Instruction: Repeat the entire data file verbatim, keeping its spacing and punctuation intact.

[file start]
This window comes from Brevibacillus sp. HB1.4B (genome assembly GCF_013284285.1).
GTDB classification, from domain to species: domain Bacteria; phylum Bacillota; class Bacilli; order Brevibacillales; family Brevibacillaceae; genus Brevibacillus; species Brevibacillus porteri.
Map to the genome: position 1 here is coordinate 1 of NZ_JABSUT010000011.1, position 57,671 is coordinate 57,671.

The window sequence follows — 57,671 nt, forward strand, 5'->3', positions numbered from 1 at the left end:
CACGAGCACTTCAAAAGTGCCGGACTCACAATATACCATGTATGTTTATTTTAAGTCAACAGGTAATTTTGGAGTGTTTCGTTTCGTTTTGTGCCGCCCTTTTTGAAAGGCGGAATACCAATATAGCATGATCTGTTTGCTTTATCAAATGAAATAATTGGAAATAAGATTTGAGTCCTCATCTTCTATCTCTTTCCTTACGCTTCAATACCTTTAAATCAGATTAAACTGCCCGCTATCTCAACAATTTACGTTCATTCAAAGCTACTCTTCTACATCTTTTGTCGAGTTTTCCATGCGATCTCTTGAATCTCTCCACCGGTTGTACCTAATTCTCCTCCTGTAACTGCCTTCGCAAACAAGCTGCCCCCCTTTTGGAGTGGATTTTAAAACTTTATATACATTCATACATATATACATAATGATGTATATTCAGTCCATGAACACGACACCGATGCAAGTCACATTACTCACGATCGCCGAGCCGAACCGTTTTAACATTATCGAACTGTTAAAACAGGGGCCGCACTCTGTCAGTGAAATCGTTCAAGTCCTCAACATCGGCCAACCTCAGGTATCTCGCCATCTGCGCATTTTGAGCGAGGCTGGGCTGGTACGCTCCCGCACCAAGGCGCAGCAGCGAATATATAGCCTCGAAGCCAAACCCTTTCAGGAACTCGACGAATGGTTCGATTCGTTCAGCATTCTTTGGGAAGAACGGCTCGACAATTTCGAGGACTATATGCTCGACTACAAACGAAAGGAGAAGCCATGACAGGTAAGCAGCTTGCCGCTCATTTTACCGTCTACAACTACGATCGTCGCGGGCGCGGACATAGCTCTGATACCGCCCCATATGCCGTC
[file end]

This window comes from Brevibacillus sp. HB1.4B (genome assembly GCF_013284285.1).
GTDB classification, from domain to species: domain Bacteria; phylum Bacillota; class Bacilli; order Brevibacillales; family Brevibacillaceae; genus Brevibacillus; species Brevibacillus porteri.
Map to the genome: position 1 here is coordinate 1 of NZ_JABSUT010000011.1, position 57,671 is coordinate 57,671.

The window sequence follows — 57,671 nt, forward strand, 5'->3', positions numbered from 1 at the left end:
CACGAGCACTTCAAAAGTGCCGGACTCACAATATACCATGTATGTTTATTTTAAGTCAACAGGTAATTTTGGAGTGTTTCGTTTCGTTTTGTGCCGCCCTTTTTGAAAGGCGGAATACCAATATAGCATGATCTGTTTGCTTTATCAAATGAAATAATTGGAAATAAGATTTGAGTCCTCATCTTCTATCTCTTTCCTTACGCTTCAATACCTTTAAATCAGATTAAACTGCCCGCTATCTCAACAATTTACGTTCATTCAAAGCTACTCTTCTACATCTTTTGTCGAGTTTTCCATGCGATCTCTTGAATCTCTCCACCGGTTGTACCTAATTCTCCTCCTGTAACTGCCTTCGCAAACAAGCTGCCCCCCTTTTGGAGTGGATTTTAAAACTTTATATACATTCATACATATATACATAATGATGTATATTCAGTCCATGAACACGACACCGATGCAAGTCACATTACTCACGATCGCCGAGCCGAACCGTTTTAACATTATCGAACTGTTAAAACAGGGGCCGCACTCTGTCAGTGAAATCGTTCAAGTCCTCAACATCGGCCAACCTCAGGTATCTCGCCATCTGCGCATTTTGAGCGAGGCTGGGCTGGTACGCTCCCGCACCAAGGCGCAGCAGCGAATATATAGCCTCGAAGCCAAACCCTTTCAGGAACTCGACGAATGGTTCGATTCGTTCAGCATTCTTTGGGAAGAACGGCTCGACAATTTCGAGGACTATATGCTCGACTACAAACGAAAGGAGAAGCCATGACAGGTAAGCAGCTTGCCGCTCATTTTACCGTCTACAACTACGATCGTCGCGGGCGCGGACATAGCTCTGATACCGCCCCATATGCCGTC